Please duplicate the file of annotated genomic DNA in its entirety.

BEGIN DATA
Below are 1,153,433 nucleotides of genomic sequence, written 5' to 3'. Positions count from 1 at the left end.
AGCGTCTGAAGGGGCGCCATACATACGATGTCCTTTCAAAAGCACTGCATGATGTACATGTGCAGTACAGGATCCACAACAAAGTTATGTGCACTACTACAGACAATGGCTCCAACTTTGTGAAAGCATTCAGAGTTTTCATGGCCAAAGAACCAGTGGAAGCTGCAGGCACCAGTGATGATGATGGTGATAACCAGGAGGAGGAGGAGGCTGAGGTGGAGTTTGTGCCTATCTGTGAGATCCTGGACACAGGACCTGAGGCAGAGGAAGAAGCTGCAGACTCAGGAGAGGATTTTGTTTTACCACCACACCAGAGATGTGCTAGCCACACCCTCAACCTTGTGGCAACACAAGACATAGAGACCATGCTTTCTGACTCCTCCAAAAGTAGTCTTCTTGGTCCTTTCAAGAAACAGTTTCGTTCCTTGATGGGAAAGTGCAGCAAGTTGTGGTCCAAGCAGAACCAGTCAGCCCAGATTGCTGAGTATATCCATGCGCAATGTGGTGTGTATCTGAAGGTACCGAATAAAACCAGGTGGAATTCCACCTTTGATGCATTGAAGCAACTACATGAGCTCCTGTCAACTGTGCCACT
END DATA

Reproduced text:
Below are 1,153,433 nucleotides of genomic sequence, written 5' to 3'. Positions count from 1 at the left end.
AGCGTCTGAAGGGGCGCCATACATACGATGTCCTTTCAAAAGCACTGCATGATGTACATGTGCAGTACAGGATCCACAACAAAGTTATGTGCACTACTACAGACAATGGCTCCAACTTTGTGAAAGCATTCAGAGTTTTCATGGCCAAAGAACCAGTGGAAGCTGCAGGCACCAGTGATGATGATGGTGATAACCAGGAGGAGGAGGAGGCTGAGGTGGAGTTTGTGCCTATCTGTGAGATCCTGGACACAGGACCTGAGGCAGAGGAAGAAGCTGCAGACTCAGGAGAGGATTTTGTTTTACCACCACACCAGAGATGTGCTAGCCACACCCTCAACCTTGTGGCAACACAAGACATAGAGACCATGCTTTCTGACTCCTCCAAAAGTAGTCTTCTTGGTCCTTTCAAGAAACAGTTTCGTTCCTTGATGGGAAAGTGCAGCAAGTTGTGGTCCAAGCAGAACCAGTCAGCCCAGATTGCTGAGTATATCCATGCGCAATGTGGTGTGTATCTGAAGGTACCGAATAAAACCAGGTGGAATTCCACCTTTGATGCATTGAAGCAACTACATGAGCTCCTGTCAACTGTGCCACT